Hi, we are planning to implement ESX in the near future. The configuration will be as follows: 2 Poweredge 2950's for ESX hosts, and a Dell AX150i for shared storage.
As the PE 2950's are rack mount, they only have 2 PCI-x slots. I will be putting 2 dual NIC's in each one, but I don't want to waste a slot on an HBA. Is using the built-in ESX iSCSI initiator going to be an okay solution or will the performance hit be overly large this way?
Actually, this isn't necessarily accurate. Depending on the server of course, software iSCSI usually performs just as good as the hardware iSCSI HBA. We're only talking about 1Gbps of throughput with Gigabit Ethernet, and software iSCSI can easily hit that.
For an apples to apples comparison, treat software iSCSI as fast as hardware iSCSI. Where the real difference is felt is in CPU utilization. The hardware iSCSI solution will barely burden the server's CPU, whereas you can expect anywhere from 10-40% of CPU utilization on one CPU core for software iSCSI.
So if the ESX hosts are screaming fast such as these (Dual 3.0 Ghz Xeons with 1333Mhz FSB) then it could still be a viable solution?
The main reason I don't want to give up a slot for a HBA is I need the host to talk to 3 separate subnets, plus a connection for the service console, so I'm going to be pretty tight for NICs.
From my testing of iSCSi I can say that you can get very reasonable throughput w/ SW initiators. However, if your disk IO loads are high you will generate high CPU overhead on the host. Pushing all the data I could (~110MB/s) resulted in up to a 35% CPU overhead with 4 VMs.
Following is a chart of host cpu during IOmeter testing with 4 vms. FC is 2 Gb fiber on 2 hbas, itoe is iscsi w/ 4052, inic is iscsi via sw initiator on one e1000 nic, ld is local disk
Is there a reason behind not using the PCIe slot? The 2950 can be configured with either 3 PCIe slots or 2 PCI-X slots and 1 PCIe slot.
Are you using trunking on your connections to the three subnets?
Could you post your planned configuration for all of your network connections?
Okay, I did not realize there was a 3rd slot. This might solve the issue. I've been stuck at a client for the past two weeks while trying to put this plan together, so I was relying on memory.
As far as my network configuration goes, we are not using trunking, they are all using separate switches. So, I need at least 1 physical nic from each host to connect to each subnet. As well, I need a nic for service console (I had thought one of the onboard nics would be good for this purpose). Do I also need a direct connection between the hosts for vmotion?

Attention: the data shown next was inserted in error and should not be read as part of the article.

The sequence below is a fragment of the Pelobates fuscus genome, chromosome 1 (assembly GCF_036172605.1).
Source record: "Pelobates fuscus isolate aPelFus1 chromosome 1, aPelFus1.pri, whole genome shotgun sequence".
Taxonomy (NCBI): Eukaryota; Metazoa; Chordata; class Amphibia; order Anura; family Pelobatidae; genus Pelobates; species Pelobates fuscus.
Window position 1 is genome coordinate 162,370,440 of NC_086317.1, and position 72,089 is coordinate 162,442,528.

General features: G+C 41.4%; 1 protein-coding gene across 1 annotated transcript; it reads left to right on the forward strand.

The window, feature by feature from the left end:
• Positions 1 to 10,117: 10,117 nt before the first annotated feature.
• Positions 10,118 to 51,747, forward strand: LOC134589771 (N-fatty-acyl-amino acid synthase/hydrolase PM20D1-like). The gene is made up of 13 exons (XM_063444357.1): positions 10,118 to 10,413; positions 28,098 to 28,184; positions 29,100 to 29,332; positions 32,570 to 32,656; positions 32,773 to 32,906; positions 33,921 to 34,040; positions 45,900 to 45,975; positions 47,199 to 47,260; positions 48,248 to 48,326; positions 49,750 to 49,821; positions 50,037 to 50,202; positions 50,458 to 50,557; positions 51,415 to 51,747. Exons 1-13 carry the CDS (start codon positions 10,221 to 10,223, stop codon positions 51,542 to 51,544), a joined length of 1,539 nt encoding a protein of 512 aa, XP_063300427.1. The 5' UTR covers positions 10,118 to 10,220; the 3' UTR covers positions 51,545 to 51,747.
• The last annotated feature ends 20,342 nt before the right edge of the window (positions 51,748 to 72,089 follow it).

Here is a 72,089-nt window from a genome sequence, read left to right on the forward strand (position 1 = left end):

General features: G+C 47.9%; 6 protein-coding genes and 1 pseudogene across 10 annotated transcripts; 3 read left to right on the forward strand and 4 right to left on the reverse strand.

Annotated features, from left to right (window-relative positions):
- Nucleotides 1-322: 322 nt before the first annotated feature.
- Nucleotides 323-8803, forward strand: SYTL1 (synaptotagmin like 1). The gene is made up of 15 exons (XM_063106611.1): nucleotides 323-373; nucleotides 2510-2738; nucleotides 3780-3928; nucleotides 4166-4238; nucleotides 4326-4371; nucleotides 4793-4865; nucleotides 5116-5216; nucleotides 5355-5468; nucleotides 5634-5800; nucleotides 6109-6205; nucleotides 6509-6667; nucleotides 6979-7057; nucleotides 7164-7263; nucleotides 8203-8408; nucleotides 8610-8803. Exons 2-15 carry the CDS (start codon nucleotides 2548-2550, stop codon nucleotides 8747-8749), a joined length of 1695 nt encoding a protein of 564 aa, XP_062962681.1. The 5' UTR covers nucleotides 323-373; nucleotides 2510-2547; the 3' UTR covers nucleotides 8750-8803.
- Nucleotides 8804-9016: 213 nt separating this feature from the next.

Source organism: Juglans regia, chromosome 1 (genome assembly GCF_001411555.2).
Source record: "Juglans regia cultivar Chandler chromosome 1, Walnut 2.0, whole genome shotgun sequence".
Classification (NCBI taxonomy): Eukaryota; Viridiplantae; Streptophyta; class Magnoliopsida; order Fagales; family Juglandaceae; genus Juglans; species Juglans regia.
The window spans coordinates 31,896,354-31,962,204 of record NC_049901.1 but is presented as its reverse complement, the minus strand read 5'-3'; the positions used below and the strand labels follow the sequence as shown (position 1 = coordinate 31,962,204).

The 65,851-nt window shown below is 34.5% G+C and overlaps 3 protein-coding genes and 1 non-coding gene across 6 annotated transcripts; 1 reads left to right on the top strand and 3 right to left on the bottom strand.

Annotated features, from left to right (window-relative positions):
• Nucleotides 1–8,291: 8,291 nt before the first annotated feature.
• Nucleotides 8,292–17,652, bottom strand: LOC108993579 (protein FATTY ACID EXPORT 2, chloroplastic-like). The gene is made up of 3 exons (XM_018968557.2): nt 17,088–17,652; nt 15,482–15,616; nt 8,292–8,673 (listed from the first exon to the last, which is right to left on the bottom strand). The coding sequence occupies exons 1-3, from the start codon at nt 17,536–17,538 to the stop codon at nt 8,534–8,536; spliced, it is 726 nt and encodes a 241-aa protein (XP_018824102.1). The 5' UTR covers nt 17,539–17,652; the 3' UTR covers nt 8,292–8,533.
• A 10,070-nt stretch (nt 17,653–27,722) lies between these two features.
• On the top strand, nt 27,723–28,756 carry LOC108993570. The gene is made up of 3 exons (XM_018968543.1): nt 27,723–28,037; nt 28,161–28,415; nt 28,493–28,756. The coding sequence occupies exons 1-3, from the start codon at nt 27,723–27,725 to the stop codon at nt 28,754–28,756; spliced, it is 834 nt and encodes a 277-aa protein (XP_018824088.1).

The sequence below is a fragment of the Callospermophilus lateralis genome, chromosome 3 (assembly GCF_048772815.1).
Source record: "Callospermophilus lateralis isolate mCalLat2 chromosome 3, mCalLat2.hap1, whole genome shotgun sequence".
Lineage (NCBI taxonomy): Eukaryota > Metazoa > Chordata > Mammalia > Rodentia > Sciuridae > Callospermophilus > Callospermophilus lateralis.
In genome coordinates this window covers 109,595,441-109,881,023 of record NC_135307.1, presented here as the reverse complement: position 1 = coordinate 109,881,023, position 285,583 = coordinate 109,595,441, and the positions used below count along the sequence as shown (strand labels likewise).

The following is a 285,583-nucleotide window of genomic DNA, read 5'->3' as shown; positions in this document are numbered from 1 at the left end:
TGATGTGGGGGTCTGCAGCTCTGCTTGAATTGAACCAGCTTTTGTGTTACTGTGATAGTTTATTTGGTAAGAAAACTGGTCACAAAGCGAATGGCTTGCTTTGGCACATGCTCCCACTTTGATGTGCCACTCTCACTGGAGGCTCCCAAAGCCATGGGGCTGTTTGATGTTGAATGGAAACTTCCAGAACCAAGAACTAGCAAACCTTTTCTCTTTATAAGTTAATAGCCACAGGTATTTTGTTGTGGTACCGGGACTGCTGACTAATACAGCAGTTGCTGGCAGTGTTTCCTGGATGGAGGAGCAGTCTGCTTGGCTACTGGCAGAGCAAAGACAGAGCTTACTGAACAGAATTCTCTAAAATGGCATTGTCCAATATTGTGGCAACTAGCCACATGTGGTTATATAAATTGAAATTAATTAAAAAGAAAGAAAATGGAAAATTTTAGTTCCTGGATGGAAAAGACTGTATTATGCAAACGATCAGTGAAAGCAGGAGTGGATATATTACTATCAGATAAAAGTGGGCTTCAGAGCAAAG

However, if I can have two dual port nics, as well as a physical HBA, then that gives me effectively 6 physical nics per host (so I could do some nic teaming for the subnets that could use it), plus connectivity to the iScsi SAN. Does that sound logical?
You have two NICs on board, so the the two dual NIC cards you have 6 - and still on free slot.
For VMotion you do require a gigabit connection, some have shared this, but given that you have just two hosts I would just do a cross over between the two and keep the traffic off the network.
So it looks like you need 5 NICs plus iSCSI stuff, but should you lose a switch or NIC you'll have some down time - can't have everything.
So, I could do a crossover for vmotion, using 1 nic on each host. I could use the 2nd onboard nic on each host for the service console. That leaves me 4 physical connections to connect to 3 subnets, so I could choose the one that has the most traffic and team 2 nics up. The HBA would take care of the iScsi stuff, and I should be good to go!
just be carefull on the crossover cable for vmotion. even though it will work vmware's documentation states this type of setup is for demo or testing purposes only.
Well, I could just set up a 2 port vlan on a gigabit switch and have the 2 hosts plugged into it. I should have plenty of free ports on the switch, so it wouldn't be a big deal from that perspective. That would be an okay way to do it as well, yes?